May 12, 2011
STATE OF NEW JERSEY, PLAINTIFF-RESPONDENT,
BOBBY JOHNSON, DEFENDANT-APPELLANT.
On appeal from the Superior Court of New Jersey, Law Division, Essex County, Municipal Appeal No. 2010-028.
NOT FOR PUBLICATION WITHOUT THE APPROVAL OF THE APPELLATE DIVISION
Argued March 9, 2011
Before Judges Fuentes and Nugent.
Following the denial of his motion for an evidentiary hearing on the admissibility of the Alcotest, defendant Bobby Johnson entered a conditional guilty plea in Municipal Court to the charge of driving while intoxicated (DWI), N.J.S.A. 39:4-50. The judge sentenced defendant to a seven-month revocation of his driving privileges, twelve hours at an Intoxicated Driver Resource Center, and imposed appropriate fines and penalties. On de novo review, the Law Division ruled that the Alcotest results were admissible. We affirm.
On February 5, 2010, after defendant was involved in a motor vehicle accident, Montclair police officers transported him to the police station and administered two breath tests using the Alcotest 7110 MK III-C (Alcotest). The results, reported on a printed Alcohol Influence Report (AIR), disclosed defendant's blood alcohol concentration (BAC) was 0.13%. The AIR also indicated that the duration of defendant's first breath was 9.6 seconds and his second breath was 17.3 seconds.
Defendant wrote to the municipal court judge and requested a hearing pursuant to N.J.R.E. 104 "where I can present my prima facie proofs that there is a problem with the sensor." He also requested "that an engineer from the manufacturer be produced or that I be permitted to exam[ine] the machine."*fn1 Defendant explained that in the year before he was tested, no arrestee "was able to blow for 17 seconds" and the average duration for eighty-eight results was 8.47 seconds. He submitted the report of a certified pulmonary expert who had tested his pulmonary function and concluded it was "essentially normal with an exhalation time of 6 seconds." Based upon defendant's normal pulmonary function, the expert concluded the Alcotest results "could not be valid."
Defendant twice supplemented his request for a hearing, citing several instances in other municipalities where Alcotest AIR breath duration readings were greater than twenty seconds, and arguing that the readings demonstrated a systemic problem with the device. Defendant requested that an engineer be produced to explain how the machine "records the lapse of time"; and that the engineer "produce records proving that the machine used to test the defendant had accurate time sensors."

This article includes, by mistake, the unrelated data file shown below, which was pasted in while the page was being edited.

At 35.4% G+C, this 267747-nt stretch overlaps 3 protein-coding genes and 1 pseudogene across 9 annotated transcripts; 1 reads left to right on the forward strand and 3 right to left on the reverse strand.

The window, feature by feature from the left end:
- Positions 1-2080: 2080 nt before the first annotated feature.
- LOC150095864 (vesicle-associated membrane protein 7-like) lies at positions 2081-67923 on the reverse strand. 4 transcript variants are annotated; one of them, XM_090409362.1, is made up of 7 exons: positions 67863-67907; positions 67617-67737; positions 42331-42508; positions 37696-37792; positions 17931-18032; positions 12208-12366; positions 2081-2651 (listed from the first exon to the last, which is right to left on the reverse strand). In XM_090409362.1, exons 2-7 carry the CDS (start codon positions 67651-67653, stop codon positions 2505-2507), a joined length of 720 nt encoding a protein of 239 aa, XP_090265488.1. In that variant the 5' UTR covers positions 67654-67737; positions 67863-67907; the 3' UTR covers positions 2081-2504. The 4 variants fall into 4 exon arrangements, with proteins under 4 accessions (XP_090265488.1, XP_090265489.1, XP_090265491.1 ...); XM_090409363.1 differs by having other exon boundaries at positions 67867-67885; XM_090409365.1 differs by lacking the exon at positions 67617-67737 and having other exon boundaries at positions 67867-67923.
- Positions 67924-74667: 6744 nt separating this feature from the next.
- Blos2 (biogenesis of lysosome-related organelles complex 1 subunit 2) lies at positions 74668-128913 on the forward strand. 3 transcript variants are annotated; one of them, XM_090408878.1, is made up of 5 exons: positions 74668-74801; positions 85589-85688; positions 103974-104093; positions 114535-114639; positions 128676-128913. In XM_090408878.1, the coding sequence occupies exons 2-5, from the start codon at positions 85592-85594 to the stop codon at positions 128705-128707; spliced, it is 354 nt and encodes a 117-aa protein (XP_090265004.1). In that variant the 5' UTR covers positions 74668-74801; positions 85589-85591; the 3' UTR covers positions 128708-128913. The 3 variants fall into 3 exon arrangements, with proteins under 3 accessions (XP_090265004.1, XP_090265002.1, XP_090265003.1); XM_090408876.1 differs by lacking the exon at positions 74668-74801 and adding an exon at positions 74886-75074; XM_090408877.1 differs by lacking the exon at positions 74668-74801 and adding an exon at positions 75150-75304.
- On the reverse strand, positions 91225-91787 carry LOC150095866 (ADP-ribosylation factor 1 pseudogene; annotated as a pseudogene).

The municipal court judge denied defendant's application for a hearing and ruled that under our Supreme Court's decision in State v. Chun, 194 N.J. 54, cert. denied, U.S. , 129 S. Ct. 158, 172 L. Ed. 2d 41 (2008), "the Alcotest machine that was used in this case is, on its face, presumed to be valid and accurate[,] [a]nd as long as the other foundational documents are submitted in evidence the reading would be admitted." Following that ruling, defendant entered a conditional plea. On de novo review, the Law Division concluded the Alcotest results were admissible and entered an order on July 27, 2010, that the "Alcotest results be admitted into evidence against the defendant." Defendant appeals from that order.
On appeal, defendant raises the following points:
THE COURT ERRED IN RULING THAT THE CHUN DECISION BARRED NEW CHALLENGES TO THE SCIENTIFIC RELIABILITY OF THE ALCOTEST MACHINE.
THE COURT ERRED IN RULING THAT THE DEFENDANT FAILED TO MAKE A THRESHOLD SHOWING UNDER N.J.R.E. 104 REQUIRING A FULL PRELIMINARY HEARING.
ADMITTING ALCOTEST RESULTS WITHOUT PROOF THAT THE ALCOTEST IS CAPABLE OF ACCURATELY RECORDING THE MINIMUM CRITERIA NEEDED FOR AN ACCURATE TEST RESULT VIOLATES PROCEDURAL DUE PROCESS.
Generally, our function as a reviewing court is to determine whether the findings of the Law Division "could reasonably have been reached on sufficient credible evidence present in the record." State v. Johnson, 42 N.J. 146, 162 (1964). However, because the Law Division's decision involves an interpretation of Chun, "our scope of review is de novo, without affording any special deference to the trial court's interpretation of the law and the legal consequences that flow from established facts." State v. Rivera, 411 N.J. Super. 492, 497 (App. Div. 2010).
The Alcotest has been held to be "generally scientifically reliable," and with certain modifications, its results admissible to support a per se violation of N.J.S.A. 39:4-50. Chun, supra, 194 N.J. at 65. The device "is not operator-dependent, but performs its analysis in accordance with a sequence through a computerized program that gives visual prompts to the operator." Id. at 79. "In the event that the administration of the test result[s] in errors because of, for example, insufficient breath volume or duration, the AIR will report those errors and will not attempt to calculate the BAC from an inadequate sample." Id. at 82.